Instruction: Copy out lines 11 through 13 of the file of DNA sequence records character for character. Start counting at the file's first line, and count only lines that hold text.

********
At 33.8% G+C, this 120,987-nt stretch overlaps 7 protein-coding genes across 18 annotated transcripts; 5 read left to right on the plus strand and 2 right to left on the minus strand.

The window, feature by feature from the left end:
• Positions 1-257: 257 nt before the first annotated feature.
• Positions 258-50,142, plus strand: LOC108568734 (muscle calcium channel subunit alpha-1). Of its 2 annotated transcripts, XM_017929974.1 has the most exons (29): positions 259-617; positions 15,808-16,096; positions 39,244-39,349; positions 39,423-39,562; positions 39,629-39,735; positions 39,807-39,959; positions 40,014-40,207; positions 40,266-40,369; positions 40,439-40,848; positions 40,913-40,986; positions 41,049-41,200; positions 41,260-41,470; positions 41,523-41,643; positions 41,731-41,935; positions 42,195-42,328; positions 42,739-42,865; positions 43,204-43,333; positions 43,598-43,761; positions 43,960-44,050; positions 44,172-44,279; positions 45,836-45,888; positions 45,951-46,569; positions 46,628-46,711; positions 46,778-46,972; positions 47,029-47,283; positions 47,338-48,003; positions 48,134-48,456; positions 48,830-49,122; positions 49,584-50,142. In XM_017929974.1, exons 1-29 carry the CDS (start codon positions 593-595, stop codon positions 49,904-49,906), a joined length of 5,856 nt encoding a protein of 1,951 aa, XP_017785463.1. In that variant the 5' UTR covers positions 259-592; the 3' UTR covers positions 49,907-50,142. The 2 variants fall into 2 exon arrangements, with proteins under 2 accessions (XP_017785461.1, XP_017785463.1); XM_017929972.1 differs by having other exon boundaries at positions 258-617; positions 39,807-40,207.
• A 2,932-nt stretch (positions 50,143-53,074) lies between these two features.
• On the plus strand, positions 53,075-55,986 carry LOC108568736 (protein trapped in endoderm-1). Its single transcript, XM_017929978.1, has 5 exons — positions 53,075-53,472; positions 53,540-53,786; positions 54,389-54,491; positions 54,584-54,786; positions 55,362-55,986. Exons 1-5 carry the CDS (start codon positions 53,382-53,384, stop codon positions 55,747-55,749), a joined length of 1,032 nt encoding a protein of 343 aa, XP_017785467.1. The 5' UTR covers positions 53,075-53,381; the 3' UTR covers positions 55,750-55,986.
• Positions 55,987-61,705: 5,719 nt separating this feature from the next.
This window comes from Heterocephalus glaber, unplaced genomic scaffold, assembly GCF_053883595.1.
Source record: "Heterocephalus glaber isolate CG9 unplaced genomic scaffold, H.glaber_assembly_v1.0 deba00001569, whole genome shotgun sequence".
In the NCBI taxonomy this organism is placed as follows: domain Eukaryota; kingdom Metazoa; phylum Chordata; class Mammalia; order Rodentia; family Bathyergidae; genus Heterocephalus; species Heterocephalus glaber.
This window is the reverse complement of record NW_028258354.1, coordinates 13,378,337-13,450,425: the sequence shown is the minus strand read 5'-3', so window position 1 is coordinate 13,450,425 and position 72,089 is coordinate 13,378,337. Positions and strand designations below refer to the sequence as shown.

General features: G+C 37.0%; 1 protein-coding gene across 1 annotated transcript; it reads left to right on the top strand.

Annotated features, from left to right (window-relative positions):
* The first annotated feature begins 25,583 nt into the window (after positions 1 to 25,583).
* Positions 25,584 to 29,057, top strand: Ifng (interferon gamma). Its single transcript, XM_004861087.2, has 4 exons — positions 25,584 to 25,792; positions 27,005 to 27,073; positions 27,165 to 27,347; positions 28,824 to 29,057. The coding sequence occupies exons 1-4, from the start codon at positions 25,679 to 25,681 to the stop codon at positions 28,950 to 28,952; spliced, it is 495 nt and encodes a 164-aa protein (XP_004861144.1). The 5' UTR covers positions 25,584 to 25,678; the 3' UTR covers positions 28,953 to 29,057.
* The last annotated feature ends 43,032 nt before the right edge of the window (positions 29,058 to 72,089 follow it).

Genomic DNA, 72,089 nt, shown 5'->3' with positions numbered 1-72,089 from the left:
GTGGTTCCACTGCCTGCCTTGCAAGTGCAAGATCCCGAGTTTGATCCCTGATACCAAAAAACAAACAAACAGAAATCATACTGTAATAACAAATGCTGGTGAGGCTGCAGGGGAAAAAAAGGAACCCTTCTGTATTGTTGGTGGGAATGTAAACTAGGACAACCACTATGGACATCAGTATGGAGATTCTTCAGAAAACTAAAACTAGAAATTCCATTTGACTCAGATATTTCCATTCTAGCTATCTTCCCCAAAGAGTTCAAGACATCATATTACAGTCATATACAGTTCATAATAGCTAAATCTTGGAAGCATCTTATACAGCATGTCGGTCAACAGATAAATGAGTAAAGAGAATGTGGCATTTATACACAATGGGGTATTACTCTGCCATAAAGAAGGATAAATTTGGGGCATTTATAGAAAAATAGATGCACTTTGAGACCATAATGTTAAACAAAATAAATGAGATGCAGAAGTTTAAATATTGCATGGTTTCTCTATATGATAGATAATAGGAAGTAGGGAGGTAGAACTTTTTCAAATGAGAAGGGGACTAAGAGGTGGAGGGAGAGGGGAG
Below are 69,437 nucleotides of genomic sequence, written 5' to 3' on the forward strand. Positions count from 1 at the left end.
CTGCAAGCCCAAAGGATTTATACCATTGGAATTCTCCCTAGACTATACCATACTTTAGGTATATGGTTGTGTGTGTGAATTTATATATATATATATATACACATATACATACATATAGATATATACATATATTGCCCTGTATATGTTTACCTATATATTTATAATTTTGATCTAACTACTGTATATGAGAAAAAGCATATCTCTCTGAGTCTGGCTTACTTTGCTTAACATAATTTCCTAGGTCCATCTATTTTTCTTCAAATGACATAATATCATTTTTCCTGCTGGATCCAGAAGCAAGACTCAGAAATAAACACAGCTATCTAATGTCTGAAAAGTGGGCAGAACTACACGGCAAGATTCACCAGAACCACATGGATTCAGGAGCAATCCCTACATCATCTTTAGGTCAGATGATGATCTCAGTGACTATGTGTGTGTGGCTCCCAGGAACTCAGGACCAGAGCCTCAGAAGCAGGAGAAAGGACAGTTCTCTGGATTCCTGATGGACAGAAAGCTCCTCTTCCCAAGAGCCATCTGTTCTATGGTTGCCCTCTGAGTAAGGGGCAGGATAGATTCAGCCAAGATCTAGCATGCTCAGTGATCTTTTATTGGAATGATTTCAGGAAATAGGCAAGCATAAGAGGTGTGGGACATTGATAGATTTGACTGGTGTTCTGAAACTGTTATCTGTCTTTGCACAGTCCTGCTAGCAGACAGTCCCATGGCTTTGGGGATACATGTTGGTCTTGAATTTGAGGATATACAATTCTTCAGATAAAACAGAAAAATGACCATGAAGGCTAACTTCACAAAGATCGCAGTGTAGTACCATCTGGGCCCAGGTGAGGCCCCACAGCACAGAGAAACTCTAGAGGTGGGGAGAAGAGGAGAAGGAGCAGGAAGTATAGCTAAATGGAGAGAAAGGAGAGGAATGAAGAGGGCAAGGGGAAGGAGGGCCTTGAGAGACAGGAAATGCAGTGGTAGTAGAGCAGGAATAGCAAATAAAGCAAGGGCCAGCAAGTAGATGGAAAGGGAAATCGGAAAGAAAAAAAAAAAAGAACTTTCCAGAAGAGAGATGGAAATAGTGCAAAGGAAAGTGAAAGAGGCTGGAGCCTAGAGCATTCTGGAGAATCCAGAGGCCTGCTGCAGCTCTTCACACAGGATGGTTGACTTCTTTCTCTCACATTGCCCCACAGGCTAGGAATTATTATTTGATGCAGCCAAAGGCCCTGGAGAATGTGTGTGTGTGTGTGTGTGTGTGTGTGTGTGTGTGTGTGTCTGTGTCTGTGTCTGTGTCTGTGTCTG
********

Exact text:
This window is the reverse complement of record NW_028258354.1, coordinates 13,378,337-13,450,425: the sequence shown is the minus strand read 5'-3', so window position 1 is coordinate 13,450,425 and position 72,089 is coordinate 13,378,337. Positions and strand designations below refer to the sequence as shown.

General features: G+C 37.0%; 1 protein-coding gene across 1 annotated transcript; it reads left to right on the top strand.

Annotated features, from left to right (window-relative positions):